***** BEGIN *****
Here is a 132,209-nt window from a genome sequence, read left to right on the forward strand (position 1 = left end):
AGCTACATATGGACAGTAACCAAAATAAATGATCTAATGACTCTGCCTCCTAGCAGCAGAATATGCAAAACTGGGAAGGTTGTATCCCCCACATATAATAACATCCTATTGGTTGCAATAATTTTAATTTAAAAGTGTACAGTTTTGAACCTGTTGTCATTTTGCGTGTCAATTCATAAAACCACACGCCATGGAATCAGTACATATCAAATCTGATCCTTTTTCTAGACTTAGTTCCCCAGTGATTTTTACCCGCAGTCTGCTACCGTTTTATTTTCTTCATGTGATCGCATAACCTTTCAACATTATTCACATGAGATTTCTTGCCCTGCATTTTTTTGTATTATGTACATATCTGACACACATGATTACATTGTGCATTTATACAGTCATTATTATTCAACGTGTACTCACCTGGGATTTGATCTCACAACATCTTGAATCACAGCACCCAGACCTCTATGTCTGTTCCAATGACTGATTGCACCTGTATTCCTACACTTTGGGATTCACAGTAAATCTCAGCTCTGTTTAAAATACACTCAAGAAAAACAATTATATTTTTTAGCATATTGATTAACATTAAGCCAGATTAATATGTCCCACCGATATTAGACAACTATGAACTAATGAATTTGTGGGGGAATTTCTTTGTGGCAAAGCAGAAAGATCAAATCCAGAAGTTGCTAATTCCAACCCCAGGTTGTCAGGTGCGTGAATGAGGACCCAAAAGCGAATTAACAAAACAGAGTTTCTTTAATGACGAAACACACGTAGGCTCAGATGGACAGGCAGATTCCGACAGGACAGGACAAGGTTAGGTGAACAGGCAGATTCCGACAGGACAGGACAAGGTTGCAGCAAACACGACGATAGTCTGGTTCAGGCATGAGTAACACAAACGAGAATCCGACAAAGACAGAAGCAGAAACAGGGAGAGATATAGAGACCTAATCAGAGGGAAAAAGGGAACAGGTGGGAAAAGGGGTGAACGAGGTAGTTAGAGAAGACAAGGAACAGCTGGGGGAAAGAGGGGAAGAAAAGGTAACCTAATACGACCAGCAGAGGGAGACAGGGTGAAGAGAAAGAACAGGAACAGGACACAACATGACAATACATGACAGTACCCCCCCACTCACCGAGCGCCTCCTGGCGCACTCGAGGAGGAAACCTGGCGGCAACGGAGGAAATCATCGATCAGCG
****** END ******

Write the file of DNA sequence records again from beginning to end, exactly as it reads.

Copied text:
Here is a 132,209-nt window from a genome sequence, read left to right on the forward strand (position 1 = left end):
AGCTACATATGGACAGTAACCAAAATAAATGATCTAATGACTCTGCCTCCTAGCAGCAGAATATGCAAAACTGGGAAGGTTGTATCCCCCACATATAATAACATCCTATTGGTTGCAATAATTTTAATTTAAAAGTGTACAGTTTTGAACCTGTTGTCATTTTGCGTGTCAATTCATAAAACCACACGCCATGGAATCAGTACATATCAAATCTGATCCTTTTTCTAGACTTAGTTCCCCAGTGATTTTTACCCGCAGTCTGCTACCGTTTTATTTTCTTCATGTGATCGCATAACCTTTCAACATTATTCACATGAGATTTCTTGCCCTGCATTTTTTTGTATTATGTACATATCTGACACACATGATTACATTGTGCATTTATACAGTCATTATTATTCAACGTGTACTCACCTGGGATTTGATCTCACAACATCTTGAATCACAGCACCCAGACCTCTATGTCTGTTCCAATGACTGATTGCACCTGTATTCCTACACTTTGGGATTCACAGTAAATCTCAGCTCTGTTTAAAATACACTCAAGAAAAACAATTATATTTTTTAGCATATTGATTAACATTAAGCCAGATTAATATGTCCCACCGATATTAGACAACTATGAACTAATGAATTTGTGGGGGAATTTCTTTGTGGCAAAGCAGAAAGATCAAATCCAGAAGTTGCTAATTCCAACCCCAGGTTGTCAGGTGCGTGAATGAGGACCCAAAAGCGAATTAACAAAACAGAGTTTCTTTAATGACGAAACACACGTAGGCTCAGATGGACAGGCAGATTCCGACAGGACAGGACAAGGTTAGGTGAACAGGCAGATTCCGACAGGACAGGACAAGGTTGCAGCAAACACGACGATAGTCTGGTTCAGGCATGAGTAACACAAACGAGAATCCGACAAAGACAGAAGCAGAAACAGGGAGAGATATAGAGACCTAATCAGAGGGAAAAAGGGAACAGGTGGGAAAAGGGGTGAACGAGGTAGTTAGAGAAGACAAGGAACAGCTGGGGGAAAGAGGGGAAGAAAAGGTAACCTAATACGACCAGCAGAGGGAGACAGGGTGAAGAGAAAGAACAGGAACAGGACACAACATGACAATACATGACAGTACCCCCCCACTCACCGAGCGCCTCCTGGCGCACTCGAGGAGGAAACCTGGCGGCAACGGAGGAAATCATCGATCAGCG